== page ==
Lewis, an inmate confined by the DOC, was transferred to Northern Correctional Institution (“Northern”) after being identified as being a member of a security risk group and was placed in Administrative Segregation as part of the Security Risk Group Threat Member Phase I Program (“SRGTM program” or “Program”). The SRGTM Program consists of a heightened security environment because of the potential for assaultive behavior stemming from gang affiliation. Inmates in the SRGTM program are at all times restricted to their cells except for recreation, medical issues, visitation, and phone calls.

         Program inmates are subject to continuous observation every 15 minutes and are handcuffed from behind their backs and escorted whenever they leave their cells.[2] DOC policy requires Program inmates to be searched before they enter the recreation yard and to participate in recreation while handcuffed behind their backs. While Program inmates are in the recreation yard, DOC officers observe them from a window.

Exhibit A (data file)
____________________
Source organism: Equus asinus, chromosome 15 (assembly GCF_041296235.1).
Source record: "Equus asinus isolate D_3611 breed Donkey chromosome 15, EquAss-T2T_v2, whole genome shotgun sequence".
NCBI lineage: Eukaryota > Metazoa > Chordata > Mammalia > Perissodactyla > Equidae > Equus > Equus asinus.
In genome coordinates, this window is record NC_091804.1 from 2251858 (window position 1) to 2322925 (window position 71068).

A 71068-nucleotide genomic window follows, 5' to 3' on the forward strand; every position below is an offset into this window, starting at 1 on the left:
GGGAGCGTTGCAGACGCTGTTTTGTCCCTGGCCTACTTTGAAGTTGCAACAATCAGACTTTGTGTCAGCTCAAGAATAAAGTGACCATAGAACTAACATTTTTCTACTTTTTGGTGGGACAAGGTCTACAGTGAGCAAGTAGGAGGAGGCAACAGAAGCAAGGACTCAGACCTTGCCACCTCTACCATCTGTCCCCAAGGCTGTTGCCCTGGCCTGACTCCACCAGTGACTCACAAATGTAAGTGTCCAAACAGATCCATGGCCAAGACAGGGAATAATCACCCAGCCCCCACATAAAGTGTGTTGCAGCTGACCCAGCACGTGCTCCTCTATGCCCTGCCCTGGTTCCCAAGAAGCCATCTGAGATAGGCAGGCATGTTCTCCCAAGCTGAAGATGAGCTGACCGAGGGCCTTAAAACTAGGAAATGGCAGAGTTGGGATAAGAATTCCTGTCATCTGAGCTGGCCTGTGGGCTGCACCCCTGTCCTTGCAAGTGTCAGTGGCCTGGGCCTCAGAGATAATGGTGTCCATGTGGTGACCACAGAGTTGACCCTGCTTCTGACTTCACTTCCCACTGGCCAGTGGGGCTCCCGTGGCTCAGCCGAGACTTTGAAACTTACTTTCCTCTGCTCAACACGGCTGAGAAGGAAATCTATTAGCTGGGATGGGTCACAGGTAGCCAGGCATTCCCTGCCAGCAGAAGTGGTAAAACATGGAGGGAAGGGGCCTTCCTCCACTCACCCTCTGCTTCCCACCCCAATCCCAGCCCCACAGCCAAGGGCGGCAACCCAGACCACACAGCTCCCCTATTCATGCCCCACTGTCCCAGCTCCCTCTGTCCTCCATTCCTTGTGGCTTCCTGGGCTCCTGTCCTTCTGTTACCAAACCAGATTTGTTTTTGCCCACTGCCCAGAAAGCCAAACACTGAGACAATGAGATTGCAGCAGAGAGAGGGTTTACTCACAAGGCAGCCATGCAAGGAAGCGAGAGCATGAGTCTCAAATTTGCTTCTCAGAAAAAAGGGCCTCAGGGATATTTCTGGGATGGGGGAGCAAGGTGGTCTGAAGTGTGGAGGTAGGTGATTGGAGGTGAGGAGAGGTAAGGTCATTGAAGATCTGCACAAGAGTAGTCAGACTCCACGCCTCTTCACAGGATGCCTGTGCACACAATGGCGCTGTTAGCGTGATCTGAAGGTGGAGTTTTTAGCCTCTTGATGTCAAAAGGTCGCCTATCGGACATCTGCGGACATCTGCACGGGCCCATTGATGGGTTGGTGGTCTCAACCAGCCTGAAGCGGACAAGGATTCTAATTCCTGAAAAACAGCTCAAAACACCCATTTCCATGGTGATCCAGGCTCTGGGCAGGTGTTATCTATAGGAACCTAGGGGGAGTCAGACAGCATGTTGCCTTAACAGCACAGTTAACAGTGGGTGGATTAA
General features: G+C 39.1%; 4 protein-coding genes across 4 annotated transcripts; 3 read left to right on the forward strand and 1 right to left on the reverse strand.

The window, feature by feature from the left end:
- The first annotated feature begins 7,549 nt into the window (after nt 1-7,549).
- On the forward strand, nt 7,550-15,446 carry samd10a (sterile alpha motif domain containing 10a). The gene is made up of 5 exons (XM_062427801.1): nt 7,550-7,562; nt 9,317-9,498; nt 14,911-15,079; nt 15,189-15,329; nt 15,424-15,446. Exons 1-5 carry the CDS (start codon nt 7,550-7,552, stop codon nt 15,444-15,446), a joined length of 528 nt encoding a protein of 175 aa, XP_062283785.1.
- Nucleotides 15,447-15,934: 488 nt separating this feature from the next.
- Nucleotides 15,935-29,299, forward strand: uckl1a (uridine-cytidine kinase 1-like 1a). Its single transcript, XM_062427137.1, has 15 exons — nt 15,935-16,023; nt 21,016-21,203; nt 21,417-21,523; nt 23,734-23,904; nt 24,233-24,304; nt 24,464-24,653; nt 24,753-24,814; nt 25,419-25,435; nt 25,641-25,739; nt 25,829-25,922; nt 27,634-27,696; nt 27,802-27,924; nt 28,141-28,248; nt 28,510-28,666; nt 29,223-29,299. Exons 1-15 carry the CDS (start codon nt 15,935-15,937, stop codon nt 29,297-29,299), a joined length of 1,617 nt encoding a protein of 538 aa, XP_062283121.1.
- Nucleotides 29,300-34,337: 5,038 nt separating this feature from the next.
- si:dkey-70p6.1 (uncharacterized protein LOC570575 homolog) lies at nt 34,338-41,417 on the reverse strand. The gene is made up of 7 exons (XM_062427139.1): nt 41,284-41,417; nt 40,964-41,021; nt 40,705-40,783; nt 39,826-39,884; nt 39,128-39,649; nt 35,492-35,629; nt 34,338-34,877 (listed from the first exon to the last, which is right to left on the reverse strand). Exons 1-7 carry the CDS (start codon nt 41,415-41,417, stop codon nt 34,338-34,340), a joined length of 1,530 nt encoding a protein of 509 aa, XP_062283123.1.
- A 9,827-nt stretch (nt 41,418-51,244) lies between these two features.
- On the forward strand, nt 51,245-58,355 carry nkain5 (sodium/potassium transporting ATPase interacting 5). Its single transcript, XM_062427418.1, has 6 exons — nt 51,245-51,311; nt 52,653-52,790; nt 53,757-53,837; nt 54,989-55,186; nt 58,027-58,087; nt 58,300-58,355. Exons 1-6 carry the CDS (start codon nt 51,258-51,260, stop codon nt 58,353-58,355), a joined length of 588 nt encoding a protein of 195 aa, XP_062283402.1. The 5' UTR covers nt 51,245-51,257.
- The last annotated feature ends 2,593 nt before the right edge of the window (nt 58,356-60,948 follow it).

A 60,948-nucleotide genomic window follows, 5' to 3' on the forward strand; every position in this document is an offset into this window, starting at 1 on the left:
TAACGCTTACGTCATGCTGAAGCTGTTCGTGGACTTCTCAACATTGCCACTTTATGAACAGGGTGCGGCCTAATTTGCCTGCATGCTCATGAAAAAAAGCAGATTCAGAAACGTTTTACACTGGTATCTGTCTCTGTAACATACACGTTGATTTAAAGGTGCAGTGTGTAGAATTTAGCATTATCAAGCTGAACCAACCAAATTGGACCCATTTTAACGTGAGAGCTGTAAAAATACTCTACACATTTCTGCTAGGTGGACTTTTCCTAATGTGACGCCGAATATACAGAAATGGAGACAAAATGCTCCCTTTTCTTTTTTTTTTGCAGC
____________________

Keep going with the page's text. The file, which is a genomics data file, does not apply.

In July 2010, Lewis was involved in an incident with two other Northern inmates, Inmate Mulligan (“Mulligan”) and Inmate Trabakoulos (“Trabakoulos”). Lewis described this incident as follows: “[T]here were discrepancies going on, politics, and we wasn't [sic] seeing eye to eye.” (Doc. # 47-4, at 23, p. 18:2-3). During this incident someone threatened Lewis, but he did not report that threat to anyone. A report concerning this incident was prepared by Swicki in July 2010.[3]

         At all times pertinent to this action, Swicki was the Intelligence Supervisor at Northern. At a meeting in August or September 2010 Swicki told Lewis there was “information that an assault was going to be against you.” (Id. at 38, p. 33:11-12).[4] Prior to his September 2010 transfer to Butkiewicus' cell block, Unit 2E, Lewis met with Swicki and Butkiewicus. At that meeting Swicki and Butkiewicus told Lewis they were aware of the July incident involving Lewis, Mulligan, and Trabakoulos, and Swicki told Lewis that his safety “can be at jeopardy.”[5](Doc. # 47-4, at 40, p. 35:13).